The Two-Way
2:13 pm
Wed August 6, 2014

Iraqi Yazidis Reportedly Facing Death Threats From Islamic State

Originally published on Wed August 6, 2014 2:54 pm

In northern Iraq, tens of thousands of religious minority Yazidis are stranded in the mountains and besieged by radical Islamic militants, and 70 children reportedly have died from violence and dehydration.

NPR's Alison Meuse reports on the trapped Yazidis:

"UNICEF says up to 25,000 children are stranded in multiple locations without food or water.

"Housam Salim, who heads a local Yazidi NGO, says the Islamic State is blocking all land routes. He says the Iraqi army tried to airlift supplies to the minority communities, but the militants attacked the helicopters with anti-aircraft weapons.

"Meanwhile, the Islamic State is publishing gruesome photos of its conquest of nearby Yazidi villages. One shows more than a dozen men lying face down as a gunman takes aim. It reads: 'If you meet the nonbelievers, smite them in the neck.' "

The Islamic State's militants are aligned with Sunni Islam and consider believers of all other faiths — including Yazidis, ethnic Kurds whose ancient religion is derived from Zoroastrianism — to be infidels who deserve death, Reuters reports.

"[Jabbar Yawar, secretary-general of the ministry in charge of the Kurdish peshmerga fighters] said 50,000 Yazidis now hiding on a mountain risked starving to death if they were not rescued within 24 hours.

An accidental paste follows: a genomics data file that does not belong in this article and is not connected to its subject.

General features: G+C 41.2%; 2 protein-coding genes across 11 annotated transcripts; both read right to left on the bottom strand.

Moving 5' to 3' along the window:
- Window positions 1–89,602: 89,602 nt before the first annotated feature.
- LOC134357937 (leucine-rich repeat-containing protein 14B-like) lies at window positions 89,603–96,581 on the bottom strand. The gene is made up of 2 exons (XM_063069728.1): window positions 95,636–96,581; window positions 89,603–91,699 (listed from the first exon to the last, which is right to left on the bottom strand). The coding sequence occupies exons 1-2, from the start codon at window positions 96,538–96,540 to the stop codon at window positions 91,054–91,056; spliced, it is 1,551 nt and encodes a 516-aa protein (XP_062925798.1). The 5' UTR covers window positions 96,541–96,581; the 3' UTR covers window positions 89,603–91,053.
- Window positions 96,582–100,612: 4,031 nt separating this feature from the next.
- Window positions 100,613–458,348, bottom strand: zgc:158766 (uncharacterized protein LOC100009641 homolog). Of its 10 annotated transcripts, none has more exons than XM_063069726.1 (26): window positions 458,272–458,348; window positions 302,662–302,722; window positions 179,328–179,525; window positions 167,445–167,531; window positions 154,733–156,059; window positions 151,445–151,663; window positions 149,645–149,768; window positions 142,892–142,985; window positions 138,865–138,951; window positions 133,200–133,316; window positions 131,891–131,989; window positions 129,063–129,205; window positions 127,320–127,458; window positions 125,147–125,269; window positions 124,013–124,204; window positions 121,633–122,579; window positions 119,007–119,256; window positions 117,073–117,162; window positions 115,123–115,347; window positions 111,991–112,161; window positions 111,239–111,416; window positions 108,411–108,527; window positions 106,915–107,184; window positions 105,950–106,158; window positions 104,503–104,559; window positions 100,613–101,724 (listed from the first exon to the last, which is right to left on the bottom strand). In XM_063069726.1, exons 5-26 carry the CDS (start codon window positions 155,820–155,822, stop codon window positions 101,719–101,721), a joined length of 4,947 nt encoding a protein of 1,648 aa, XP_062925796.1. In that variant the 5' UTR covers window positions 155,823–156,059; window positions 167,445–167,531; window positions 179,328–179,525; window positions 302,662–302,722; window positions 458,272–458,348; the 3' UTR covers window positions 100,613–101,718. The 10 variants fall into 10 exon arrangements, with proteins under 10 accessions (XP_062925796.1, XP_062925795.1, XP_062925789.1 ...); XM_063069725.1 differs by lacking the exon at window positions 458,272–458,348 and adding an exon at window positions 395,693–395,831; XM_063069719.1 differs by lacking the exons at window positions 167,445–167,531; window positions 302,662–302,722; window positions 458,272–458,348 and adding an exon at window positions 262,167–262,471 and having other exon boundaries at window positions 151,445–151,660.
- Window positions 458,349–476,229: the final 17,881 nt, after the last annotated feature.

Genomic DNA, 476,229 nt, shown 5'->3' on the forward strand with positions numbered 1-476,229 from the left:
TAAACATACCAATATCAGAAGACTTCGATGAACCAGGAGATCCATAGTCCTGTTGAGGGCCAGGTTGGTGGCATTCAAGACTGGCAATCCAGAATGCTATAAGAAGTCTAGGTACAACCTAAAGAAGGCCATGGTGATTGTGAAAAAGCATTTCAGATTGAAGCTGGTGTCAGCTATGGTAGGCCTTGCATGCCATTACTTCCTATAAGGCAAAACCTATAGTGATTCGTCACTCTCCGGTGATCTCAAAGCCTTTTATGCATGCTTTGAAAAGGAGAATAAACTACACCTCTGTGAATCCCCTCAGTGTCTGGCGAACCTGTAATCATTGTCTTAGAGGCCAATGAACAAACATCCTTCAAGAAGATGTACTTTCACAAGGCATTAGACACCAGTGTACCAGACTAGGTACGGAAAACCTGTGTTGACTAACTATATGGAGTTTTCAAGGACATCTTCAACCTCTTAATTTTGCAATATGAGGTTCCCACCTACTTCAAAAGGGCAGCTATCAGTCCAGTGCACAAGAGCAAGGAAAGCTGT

" 'Urgent international action is needed to save them. Many of them, mainly the elderly, children and pregnant women, have (already) died," he said. "We can't stop the Islamic State from attacking the people on the mountain because there is one paved road leading up to the mountain and it can be used by them. They (Islamic State fighters) are trying to get to that road.'

"There are no signs that revived military cooperation between the Kurdish Regional Government and the Baghdad government has eased the dangers posed by the Islamic State."

The United Nations Security Council on Tuesday condemned the attacks on Iraqi minorities: "Widespread or systematic attacks directed against any civilian populations because of their ethnic background, religion or belief may constitute a crime against humanity, for which those responsible must be held accountable."

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